Nowadays, online headphone-orientated community websites like Head-fi.org (the most popular audio-gear related website on the planet, with over 200,000 active users and 1.5 million unique visitors a month) are pushing the envelope of what is sonically possible in personal audio.  The level of engagement between the users, reviewers, and the manufacturers is unparalleled.  Anyone can join in the discussion- and we all contribute equally to the community.  Many personal audio manufacturers (ALO Audio, Audeze, CEntrance, Headroom and V-Moda, to name a few) take direct feedback from their users seriously.  Imagine that, high-performance audio companies that do not put themselves above the listener, and collecting important user feedback prior to a products completion.  I feel this is where many high-end stereo manufacturers stray from what should be a primary goal- connecting the listener with their music.

Consider the fact that there’s a whole generation that grew up listening to headphones with CD and cassette Walkmans.

The user experience is at the heart of the personal audio movement.  This experience has multiple facets: the physical (you are constantly touching and interacting with a portable rig), the spiritual (you are literally placed “inside” the soundstage), and accessibility (the bottom line is that these products are actually affordable).  Most personal audio gear sells for a fraction of high-end stereo equipment.  We can include the youth in audio culture because they can afford to try it.  We can build a future and educate would-be-users more easily, because the price of entry has been cut to shreds comparatively.

A lower cost of entry is a grand thing, but there is another advantage that makes personal audio so enticing- the easy and crucial interaction with your would-be customer.  To be able to show the consumer why better sound quality is actually worth the money.  Given that we all interpret audible stimuli differently, and accounting for variations in taste- it is difficult to connect with a casual listener unless he (or she) is familiar with something in your demonstration.  Offering a pair of headphones, the customer can use their own iPod/iPhone/iPad, tablet or laptop, for the source material- something they can instantly relate to.  Odds are they listen to their ear-buds all the time: At work, on the phone, during their commute, jogging- examples abound.  They know what their laptop and iPod “supposedly” sounds like.  Whether they have MP3’s or high resolution files does not matter- they have references.  You simply change one variable at a time, like a decent reviewer does when analyzing a component.  If they have a frame of reference, they can hear the difference.  We can now directly connect with millions of potential high-fidelity devotees and spread the gospel of great sound anywhere we find ourselves.  That is a real breakthrough.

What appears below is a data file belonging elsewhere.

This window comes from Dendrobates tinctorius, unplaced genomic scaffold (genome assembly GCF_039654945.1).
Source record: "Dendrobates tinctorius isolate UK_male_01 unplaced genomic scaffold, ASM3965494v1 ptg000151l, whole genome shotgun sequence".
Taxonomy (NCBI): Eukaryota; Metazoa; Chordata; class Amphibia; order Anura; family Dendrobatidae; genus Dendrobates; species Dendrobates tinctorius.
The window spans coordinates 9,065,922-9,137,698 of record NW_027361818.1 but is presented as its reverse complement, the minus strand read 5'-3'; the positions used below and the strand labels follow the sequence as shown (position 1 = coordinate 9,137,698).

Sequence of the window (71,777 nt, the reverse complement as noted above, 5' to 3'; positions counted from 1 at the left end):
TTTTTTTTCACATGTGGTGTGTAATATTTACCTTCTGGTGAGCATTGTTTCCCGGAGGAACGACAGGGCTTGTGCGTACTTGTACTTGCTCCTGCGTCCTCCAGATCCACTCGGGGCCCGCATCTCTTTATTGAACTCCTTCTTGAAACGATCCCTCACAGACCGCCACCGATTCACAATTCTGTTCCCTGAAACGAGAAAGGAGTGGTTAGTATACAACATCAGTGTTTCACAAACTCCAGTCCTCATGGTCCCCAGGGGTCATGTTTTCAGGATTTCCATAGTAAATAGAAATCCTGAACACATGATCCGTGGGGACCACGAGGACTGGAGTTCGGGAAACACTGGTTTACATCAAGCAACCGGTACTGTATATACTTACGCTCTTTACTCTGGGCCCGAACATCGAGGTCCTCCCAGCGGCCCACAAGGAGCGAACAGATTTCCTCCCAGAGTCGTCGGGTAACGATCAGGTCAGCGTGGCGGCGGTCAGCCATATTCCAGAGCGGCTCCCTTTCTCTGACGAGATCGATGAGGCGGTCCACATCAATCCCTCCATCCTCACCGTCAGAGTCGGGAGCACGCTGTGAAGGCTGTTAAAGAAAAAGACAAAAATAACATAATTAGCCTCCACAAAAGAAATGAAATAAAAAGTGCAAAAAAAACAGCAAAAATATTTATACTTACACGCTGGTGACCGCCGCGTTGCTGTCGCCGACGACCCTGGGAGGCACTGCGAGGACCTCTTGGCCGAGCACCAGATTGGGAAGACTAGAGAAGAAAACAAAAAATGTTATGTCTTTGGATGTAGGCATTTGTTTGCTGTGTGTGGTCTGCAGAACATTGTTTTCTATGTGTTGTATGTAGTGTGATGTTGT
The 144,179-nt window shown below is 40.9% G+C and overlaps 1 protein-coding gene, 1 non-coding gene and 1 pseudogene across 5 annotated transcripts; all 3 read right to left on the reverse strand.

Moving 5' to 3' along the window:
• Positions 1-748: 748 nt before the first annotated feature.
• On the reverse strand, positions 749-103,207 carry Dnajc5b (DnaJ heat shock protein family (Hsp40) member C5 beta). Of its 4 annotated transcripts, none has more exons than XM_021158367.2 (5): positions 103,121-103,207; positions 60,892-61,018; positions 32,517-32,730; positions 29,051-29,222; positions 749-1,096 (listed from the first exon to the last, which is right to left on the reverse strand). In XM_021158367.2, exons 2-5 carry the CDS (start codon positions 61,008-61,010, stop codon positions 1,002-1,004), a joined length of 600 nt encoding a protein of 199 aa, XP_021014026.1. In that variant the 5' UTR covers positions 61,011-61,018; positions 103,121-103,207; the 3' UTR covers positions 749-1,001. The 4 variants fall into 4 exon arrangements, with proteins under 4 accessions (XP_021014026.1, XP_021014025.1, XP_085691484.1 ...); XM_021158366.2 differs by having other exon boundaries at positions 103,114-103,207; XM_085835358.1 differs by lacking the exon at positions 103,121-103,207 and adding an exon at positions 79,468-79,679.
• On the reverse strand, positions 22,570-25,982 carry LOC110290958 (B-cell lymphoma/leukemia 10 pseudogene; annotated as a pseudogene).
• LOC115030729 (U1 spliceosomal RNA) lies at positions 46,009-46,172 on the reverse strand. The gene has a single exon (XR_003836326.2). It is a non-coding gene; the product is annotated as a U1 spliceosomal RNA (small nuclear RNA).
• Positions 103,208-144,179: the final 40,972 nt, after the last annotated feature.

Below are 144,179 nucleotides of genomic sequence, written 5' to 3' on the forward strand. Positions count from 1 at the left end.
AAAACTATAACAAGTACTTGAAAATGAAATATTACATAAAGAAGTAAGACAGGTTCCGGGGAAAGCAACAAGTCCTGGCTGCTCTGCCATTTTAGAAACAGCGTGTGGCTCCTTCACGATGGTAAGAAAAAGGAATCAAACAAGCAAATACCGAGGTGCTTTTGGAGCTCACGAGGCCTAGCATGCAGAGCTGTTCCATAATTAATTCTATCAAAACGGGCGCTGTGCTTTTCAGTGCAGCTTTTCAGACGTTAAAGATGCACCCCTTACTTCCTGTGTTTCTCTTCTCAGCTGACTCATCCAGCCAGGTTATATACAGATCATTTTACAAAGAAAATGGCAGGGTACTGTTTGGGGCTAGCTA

Personal audio can be an entry point into the world of high-end audio, or simply another way to enjoy the listening experience.  The point is that we have new and exciting territory to explore and report upon.  A new sonic frontier.

These are exciting times.

 

Michael Mercer is a veteran reviewer of music and audio components. He got his start working for The Absolute Sound as a teenager and then made his way over to Atlantic Records, working with the legendary producer Arif Mardin. Considered one of the leading "crusaders for personal audio", Mercer can be found writing for many audio publications on the Internet.